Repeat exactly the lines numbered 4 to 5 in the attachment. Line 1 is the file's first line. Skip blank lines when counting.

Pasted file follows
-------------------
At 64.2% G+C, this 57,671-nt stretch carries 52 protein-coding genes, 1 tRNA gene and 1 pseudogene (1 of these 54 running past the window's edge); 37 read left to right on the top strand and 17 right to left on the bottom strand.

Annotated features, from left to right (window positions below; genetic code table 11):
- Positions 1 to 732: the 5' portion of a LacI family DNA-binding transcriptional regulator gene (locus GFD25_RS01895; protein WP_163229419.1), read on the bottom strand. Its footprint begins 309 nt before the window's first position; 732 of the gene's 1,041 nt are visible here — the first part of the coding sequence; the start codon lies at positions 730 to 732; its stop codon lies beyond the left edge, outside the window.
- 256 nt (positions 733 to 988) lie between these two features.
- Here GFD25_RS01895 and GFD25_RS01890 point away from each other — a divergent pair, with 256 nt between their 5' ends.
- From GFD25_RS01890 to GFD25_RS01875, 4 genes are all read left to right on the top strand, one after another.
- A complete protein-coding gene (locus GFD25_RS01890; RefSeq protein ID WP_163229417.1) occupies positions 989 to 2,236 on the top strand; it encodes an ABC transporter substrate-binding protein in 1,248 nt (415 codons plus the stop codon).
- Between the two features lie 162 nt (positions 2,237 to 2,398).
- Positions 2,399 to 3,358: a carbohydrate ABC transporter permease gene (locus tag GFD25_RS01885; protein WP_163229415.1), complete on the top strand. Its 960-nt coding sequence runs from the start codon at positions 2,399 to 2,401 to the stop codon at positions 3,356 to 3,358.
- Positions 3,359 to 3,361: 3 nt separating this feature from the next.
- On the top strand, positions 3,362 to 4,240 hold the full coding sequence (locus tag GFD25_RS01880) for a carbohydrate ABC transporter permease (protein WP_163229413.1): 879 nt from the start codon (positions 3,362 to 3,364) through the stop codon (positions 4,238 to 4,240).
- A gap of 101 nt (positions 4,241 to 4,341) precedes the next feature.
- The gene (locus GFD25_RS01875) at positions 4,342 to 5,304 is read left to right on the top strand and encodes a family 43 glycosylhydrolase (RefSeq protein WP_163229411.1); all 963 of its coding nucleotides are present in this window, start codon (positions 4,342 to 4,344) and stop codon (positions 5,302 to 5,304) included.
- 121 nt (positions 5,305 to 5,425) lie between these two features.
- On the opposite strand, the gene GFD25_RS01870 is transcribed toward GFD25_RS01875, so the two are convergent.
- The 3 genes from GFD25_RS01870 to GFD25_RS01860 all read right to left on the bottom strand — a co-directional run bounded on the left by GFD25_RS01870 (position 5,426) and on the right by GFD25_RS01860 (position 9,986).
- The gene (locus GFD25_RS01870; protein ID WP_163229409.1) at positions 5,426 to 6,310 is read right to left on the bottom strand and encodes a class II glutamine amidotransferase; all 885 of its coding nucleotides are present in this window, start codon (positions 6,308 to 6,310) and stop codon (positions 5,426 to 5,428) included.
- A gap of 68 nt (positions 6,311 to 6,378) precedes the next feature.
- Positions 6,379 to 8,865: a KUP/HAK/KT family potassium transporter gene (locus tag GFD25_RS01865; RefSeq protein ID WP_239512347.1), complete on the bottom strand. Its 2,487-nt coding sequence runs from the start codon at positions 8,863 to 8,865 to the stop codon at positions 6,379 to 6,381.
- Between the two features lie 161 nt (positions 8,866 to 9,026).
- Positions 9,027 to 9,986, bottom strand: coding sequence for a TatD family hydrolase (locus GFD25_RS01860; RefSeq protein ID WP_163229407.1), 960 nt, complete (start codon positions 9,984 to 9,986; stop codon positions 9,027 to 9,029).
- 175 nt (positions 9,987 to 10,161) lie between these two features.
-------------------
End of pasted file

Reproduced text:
- 256 nt (positions 733 to 988) lie between these two features.
- Here GFD25_RS01895 and GFD25_RS01890 point away from each other — a divergent pair, with 256 nt between their 5' ends.